Online social networks, smartphones and tablet computers are part of our daily activities and changed people's lives and behavior (Wei, Lee, Lu, Tzou & Weng, 2015). A mobile application is defined as “application software that allows the user to perform a specific task that can be installed and run on portable devices such as smartphones and tablets” (Liu, Au, Choi, 2014: 327). A mobile application differs from general software, as it is optimized for smartphones, it is designed mostly for personal use, it is offered free of charge or for sale, and it is made available for download directly through an online marketplace (Liu, et al., 2014). The introduction of the smartphone into the mobile market has enabled application developers to increase customer engagement by developing downloadable mobile applications (Chiem et al., 2010). This increased customer engagement comes from the fact that a mobile phone is rarely used by any other person than its owner and this allows for highly personalized marketing and targeting (Pousttchi, 2009). According to Ghose and Han (2014), the global mobile app market is expected to grow to US$150 billion over the course of the next two years. Mobile marketing is growing fast, as for 2017 the number of mobile phone users is forecast to reach 4.77 billion (Statista, 2016). Global importance of mobile phones and associated possibilities is thus continuously increasing over the years as the market growth keeps increasing. This enables for continuous opportunities for mobile application developers. However, according to Gartner, an information technology research and advisory company, in 2018, only 1% of mobile applications will generate a profit. A possible major contributor is the fact that people rely almost exclusively on the recommendations from peers and social networks (Gartner, 2014). It is therefore of major importance for application developers, to acquire knowledge about this influence and find out to what degree this influences the purchase intention of their consumers. Despite the fact that knowing what influences your consumers purchase intentions seems important to understand, not a lot of literature covers this topic. Most research focusses on the model of technology acceptance (TAM). This model consists of a number of constructs in relationship with behavioral intentions of consumers. Examples of such papers are those of Wang, Lin, Luarn (2006); Chong (2012); Wu, Wang (2005). What these papers have in common, is that they find different factors that influence purchase behavior, however they fail to include social influence in their research. While, as mentioned before, social influence is a possible major driver of consumer purchase intention. This paper will therefore cover the topic of social influence in relation to the purchase intention of consumers and will enhance our understanding of what drives consumer purchase intentions. Kang (2015), tries to cover the intention to purchase an application to some degree. His research however, does not make a distinction between in-app and application purchases. This paper will differ from that of Kang, as it will also cover the intention to make in-application (in-app) purchases. The choice for covering both the intention to purchase an application as well as the intention to make in-app purchases, lies in the fact that 98% of the revenues generated by the top 200 mobile applications in the Google Play store was created by in-app sales (Schoger, 2013) and most companies realize their revenues by selling in-app purchase items (Cho, 2015). Thus merely looking at application sales only, does not cover the entire sales aspect of the mobile application market, as in-app sales are of major importance. Lastly, this paper will also look if there are differences among educational levels, in the relationship between social influence and the purchase intention of consumers. As according to Ahkter (2003), the divide that separates people based on how they use the internet, has received inadequate attention. This divide has far reaching consequences as it could aid in answering, why some people are more likely to use the Internet for making a purchase than others (Akhter, 2003). To try and fill up the gaps that exists in the literature, this paper will attempt to find out what the impact of social influence is on the purchase intention of consumers and will look for possible differences among educational levels. Thus, the following research question has been formulated:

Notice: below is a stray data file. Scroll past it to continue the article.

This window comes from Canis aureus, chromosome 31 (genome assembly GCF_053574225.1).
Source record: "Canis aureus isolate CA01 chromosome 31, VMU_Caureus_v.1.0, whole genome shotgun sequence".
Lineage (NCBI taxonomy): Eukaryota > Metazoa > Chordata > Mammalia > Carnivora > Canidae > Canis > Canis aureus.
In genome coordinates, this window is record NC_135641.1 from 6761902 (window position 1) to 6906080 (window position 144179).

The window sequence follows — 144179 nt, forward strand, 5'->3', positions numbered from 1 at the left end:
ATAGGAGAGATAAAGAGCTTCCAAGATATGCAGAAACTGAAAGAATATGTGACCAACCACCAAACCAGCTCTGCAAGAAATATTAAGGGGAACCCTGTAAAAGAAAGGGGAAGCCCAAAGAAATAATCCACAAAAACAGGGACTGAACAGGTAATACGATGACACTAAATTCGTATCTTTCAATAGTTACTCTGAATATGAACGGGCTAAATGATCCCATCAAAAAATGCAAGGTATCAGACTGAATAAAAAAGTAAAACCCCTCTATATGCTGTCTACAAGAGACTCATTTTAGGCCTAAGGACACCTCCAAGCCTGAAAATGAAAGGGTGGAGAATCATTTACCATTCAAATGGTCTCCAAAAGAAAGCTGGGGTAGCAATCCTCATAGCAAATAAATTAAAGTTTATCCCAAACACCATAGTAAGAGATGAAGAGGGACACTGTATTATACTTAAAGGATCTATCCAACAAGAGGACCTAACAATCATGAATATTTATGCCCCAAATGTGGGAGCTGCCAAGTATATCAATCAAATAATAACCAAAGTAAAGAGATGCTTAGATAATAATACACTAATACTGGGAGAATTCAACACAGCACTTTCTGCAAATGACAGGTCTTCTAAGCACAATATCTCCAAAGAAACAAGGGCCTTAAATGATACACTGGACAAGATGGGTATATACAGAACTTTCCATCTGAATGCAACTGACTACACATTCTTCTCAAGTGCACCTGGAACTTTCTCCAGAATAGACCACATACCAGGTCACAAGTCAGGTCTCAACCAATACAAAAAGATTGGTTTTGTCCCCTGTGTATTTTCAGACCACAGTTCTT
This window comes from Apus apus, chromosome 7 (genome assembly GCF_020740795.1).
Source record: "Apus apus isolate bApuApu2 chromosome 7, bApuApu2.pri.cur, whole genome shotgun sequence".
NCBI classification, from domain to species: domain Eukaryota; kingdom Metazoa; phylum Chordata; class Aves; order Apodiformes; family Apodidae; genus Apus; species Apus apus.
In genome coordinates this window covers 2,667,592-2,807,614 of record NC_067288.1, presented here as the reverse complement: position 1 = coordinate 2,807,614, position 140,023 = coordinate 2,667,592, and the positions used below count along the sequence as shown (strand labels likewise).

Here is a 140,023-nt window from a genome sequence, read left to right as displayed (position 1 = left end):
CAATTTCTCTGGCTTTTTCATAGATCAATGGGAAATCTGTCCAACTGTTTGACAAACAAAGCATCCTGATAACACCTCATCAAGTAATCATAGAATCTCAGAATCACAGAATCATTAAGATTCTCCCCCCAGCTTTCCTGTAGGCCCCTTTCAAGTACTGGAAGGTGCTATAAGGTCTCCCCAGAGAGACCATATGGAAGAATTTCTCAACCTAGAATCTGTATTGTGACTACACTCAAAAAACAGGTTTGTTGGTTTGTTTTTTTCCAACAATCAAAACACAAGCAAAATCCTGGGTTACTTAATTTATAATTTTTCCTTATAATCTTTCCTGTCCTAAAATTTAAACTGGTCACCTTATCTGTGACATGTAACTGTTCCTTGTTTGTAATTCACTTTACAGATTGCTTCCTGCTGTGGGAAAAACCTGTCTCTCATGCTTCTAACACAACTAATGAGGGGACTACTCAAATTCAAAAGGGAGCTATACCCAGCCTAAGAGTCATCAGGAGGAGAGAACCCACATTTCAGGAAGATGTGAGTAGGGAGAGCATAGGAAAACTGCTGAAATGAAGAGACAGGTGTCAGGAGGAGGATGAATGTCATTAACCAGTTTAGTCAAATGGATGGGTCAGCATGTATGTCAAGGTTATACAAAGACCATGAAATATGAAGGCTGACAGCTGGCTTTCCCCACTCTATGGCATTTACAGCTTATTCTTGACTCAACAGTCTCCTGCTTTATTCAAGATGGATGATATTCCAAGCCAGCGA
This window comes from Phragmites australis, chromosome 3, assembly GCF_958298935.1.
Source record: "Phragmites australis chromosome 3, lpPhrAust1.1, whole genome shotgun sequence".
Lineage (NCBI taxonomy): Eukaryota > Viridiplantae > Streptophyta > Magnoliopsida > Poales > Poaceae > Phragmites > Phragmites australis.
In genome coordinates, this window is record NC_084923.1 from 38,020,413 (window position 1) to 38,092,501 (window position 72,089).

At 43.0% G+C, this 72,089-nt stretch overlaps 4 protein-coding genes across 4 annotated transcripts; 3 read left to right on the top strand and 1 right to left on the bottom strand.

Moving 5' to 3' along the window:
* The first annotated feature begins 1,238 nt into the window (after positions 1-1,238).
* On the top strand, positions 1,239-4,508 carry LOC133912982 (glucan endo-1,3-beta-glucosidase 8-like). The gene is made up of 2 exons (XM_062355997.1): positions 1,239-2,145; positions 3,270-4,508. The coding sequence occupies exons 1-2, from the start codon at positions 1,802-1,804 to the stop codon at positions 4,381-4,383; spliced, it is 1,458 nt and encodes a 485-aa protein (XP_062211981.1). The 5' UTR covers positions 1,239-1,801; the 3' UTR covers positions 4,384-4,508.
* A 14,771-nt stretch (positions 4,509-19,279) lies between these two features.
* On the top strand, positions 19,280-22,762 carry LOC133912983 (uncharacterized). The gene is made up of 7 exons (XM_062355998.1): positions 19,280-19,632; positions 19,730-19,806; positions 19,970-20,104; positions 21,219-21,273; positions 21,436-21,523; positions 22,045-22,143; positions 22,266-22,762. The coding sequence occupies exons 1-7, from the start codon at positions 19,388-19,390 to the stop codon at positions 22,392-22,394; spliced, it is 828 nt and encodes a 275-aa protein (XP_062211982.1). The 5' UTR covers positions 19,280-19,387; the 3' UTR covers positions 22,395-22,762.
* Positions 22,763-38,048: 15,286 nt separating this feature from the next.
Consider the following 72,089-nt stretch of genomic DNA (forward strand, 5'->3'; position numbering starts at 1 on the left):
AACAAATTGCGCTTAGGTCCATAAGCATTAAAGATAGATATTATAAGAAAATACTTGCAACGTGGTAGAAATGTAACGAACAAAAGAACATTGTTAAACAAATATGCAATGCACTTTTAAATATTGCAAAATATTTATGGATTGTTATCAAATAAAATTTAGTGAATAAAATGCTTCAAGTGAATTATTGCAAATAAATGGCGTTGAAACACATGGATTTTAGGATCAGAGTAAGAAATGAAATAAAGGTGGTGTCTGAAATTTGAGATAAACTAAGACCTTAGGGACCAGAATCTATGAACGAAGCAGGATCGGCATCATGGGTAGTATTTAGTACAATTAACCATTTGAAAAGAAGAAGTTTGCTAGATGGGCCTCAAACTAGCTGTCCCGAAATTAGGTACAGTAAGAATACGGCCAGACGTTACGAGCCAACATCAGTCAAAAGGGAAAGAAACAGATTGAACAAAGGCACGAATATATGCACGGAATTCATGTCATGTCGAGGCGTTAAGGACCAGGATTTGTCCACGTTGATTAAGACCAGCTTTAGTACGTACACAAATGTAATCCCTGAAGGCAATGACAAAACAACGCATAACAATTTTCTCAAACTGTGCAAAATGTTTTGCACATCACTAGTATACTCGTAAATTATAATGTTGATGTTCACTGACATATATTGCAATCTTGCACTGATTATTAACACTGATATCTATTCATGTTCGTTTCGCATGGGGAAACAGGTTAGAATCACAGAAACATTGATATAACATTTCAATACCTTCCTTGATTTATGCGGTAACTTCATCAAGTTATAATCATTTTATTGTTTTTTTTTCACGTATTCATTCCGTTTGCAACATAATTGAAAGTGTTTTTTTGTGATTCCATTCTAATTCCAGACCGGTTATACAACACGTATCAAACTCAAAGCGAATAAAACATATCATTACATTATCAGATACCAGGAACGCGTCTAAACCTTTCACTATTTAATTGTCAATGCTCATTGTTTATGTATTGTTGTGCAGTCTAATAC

What is the effect of social influence on the intention to purchase mobile apps, on the intention to make in-app purchases and what is the moderating effect of educational level on this relationship?
Academic relevance of this paper, lies in the fact that it will attempt to fill in the gap that surrounds a major driver of consumer purchase intention. It serves as a basis for covering the sales aspect of mobile applications, by including both application sales and in-app sales. It helps researchers better understand what drives consumers to purchase, with possible implications for differentiation among educational levels. Managerial relevance of this paper, emerges from the fact that it might contribute, to a better understanding of consumers, and might aid application developers in the process of segmenting and targeting their consumers more effectively.
In the following chapter the factors will be defined, the literature surrounding these factors will be covered and reviewed, hypothesis will be proposed based on literary findings, and a conceptual model will be made. In chapter 3, the methodology will be explained, in chapter 4 the results will be shown, and finally in chapter 5, results will be discussed.
...(download the rest of the essay above)